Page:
There is so much to see and do in Kakadu National Park that it can be challenging to decide where to start… Even though we say any time in Kakadu is better than no time at all, we recommend putting an absolute minimum of three days aside to visit the park. Four to five days are even better, particularly if you would like to embark on some of the longer walks, and include some relaxation time at the breathtaking waterholes and around camp.
1. Jim Jim Falls
Sorry to be predictable, but Jim Jim Falls have got to be on the list. Jim Jim Gorge is one of the most spectacular of the publicly accessible gorges in Kakadu! The walk up the gorge to the beach and base of the falls is so much fun, and the refreshing swim at the large plunge pool, or the beach is just the best. All this while admiring the striking beauty of this imposing natural masterpiece. To be able to visit Jim Jim Falls, you will need to be in Kakadu between late June/ early July and October when the walking track is open to visitors. If you are visiting Kakadu earlier in the year, you can take a scenic flight over the area to witness the falls flowing impressively after the wet. To hike the gorge and reach the falls by foot, you will need to be able to rock scramble and make your way over sandy slippery rocks and boulders- the closer you get to the falls, the bigger the boulders. Make sure you bring plenty of water and snacks or a picnic, as this walk can take longer than you might expect. Even though the walk is only 900 meters in length from the car park, expect to take approximately one hour to complete each way. This is a return walk.
2. Warradjan Cultural Centre
If you are interested in the indigenous culture and history of Kakadu National Park, which really should be part of any visit, the cultural centre is a must! It’s easy to spend over an hour here depending on your level of interest- there are plenty of displays and lots to read, with the information very well presented. It is also a great stop for families as there are many visual displays and things to try out and learn- for example about the local seasons, traditional bush foods, and the indigenous kinship system.
3. Nourlangie area
To view some of the most outstanding examples of indigenous rock art in Kakadu, head to Nourlangie. The sites are easily accessible regardless of your fitness level, and the art is truly stunning! Rock art here has been maintained by the local custodians, so the most important images and stories are still very vivid. There are also information boards that explain the stories behind many of the paintings. If you are here at the right time, you can catch a ranger talk- or even better- bring your own knowledgeable guide by booking a guided Kakadu Tour.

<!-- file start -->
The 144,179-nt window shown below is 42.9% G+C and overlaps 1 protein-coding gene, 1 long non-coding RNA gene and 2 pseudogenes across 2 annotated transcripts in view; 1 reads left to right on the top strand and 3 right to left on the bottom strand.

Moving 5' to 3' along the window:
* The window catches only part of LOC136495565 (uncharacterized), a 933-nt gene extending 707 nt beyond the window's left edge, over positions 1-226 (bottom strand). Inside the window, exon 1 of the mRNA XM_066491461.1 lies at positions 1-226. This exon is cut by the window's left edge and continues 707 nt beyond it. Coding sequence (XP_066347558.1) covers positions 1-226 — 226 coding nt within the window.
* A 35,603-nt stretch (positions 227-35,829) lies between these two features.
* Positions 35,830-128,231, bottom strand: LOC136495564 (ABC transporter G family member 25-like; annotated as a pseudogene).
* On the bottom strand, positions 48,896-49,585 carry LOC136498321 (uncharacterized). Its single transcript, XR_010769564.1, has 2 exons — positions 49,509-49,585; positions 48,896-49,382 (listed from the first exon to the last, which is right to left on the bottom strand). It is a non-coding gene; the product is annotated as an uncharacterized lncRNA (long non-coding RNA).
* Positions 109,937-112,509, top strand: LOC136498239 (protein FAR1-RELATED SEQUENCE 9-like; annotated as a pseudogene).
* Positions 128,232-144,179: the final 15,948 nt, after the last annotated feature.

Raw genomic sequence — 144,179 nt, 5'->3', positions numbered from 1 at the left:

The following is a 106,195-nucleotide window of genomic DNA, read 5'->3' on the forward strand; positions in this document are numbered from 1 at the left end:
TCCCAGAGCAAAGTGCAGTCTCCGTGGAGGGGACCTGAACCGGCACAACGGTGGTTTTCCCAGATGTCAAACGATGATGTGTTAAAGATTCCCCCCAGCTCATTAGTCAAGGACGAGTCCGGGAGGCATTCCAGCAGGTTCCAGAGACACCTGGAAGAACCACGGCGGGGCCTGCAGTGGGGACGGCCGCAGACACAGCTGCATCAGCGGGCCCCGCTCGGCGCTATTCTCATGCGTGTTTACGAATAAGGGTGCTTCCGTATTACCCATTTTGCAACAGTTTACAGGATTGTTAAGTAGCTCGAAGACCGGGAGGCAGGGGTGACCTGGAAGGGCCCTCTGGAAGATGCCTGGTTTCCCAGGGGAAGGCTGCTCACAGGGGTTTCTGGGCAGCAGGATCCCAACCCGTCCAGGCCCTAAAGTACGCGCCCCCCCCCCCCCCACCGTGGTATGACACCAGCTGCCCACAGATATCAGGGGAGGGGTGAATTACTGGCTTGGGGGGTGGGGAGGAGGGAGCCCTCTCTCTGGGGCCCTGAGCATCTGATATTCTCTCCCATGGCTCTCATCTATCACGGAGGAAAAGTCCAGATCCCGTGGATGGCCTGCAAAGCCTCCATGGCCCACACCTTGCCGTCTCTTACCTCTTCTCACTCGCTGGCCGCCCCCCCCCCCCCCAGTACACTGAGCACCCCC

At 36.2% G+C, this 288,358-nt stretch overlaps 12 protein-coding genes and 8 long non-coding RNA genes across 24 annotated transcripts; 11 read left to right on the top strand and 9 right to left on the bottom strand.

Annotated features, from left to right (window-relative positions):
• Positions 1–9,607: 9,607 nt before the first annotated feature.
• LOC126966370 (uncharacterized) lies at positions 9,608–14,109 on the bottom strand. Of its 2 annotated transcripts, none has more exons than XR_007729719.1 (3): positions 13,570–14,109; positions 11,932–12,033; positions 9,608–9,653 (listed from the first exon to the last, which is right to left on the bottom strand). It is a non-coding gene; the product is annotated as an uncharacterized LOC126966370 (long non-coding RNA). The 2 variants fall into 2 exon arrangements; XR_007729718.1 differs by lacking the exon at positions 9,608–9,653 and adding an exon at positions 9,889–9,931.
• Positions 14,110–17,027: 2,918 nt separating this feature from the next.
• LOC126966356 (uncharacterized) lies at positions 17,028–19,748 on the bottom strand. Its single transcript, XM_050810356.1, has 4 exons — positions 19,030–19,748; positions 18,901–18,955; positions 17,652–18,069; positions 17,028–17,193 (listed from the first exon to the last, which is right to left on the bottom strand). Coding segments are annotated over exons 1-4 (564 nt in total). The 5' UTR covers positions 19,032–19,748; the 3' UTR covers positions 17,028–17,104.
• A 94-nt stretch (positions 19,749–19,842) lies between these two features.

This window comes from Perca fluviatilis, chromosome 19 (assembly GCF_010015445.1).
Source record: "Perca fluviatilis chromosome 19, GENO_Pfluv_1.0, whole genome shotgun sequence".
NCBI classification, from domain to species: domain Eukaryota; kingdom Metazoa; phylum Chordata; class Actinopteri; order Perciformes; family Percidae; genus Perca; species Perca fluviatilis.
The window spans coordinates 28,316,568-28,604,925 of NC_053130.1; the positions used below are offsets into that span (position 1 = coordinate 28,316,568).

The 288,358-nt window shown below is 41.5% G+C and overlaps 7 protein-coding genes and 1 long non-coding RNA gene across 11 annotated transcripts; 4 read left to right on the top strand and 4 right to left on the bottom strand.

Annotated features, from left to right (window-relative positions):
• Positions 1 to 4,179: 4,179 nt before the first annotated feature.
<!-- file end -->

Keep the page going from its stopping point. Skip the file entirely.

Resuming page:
4. Gunlom Falls
Ready for another waterfall? Gunlom Falls are a great choice early in the season when the top and bottom pools are still fresh with clear wet season run off. The area usually opens around Easter each year. You have the choice between the relatively short but steep climb to the top of the falls, where you can take a refreshing swim in Kakadu’s now Insta- famous “natural infinity pool”. This has to be one of the most Instagrammed features in Australia right now! Put on appropriate footwear for this walk; Flip flops are definitely not recommended! If you prefer to take it easy, you can stay at the bottom pool and relax on the beach while taking a dip in the large plunge pool.
5. Gubarra Springs
Most people would not have heard of Gubarra Springs, but that doesn’t make them any less enticing than many other attractions in the park. These springs are best visited in the shoulder season between February and April, and offer a nice respite from the warm weather. The walk to the springs is moderately challenging, and when you get there you enter a true oasis. The great thing is that once there, you can explore the area at your own pace; there is plenty of shade beneath the monsoon canopy to relax and enjoy while surrounded by nature. Bring a picnic and enjoy the day!
Remember to be croc-wise and always observe crocodile warning and walking track signage while exploring Kakadu National Park. Kakadu is a challenging, raw, rich and dramatic landscape, with huge rewards for the adventurous traveller.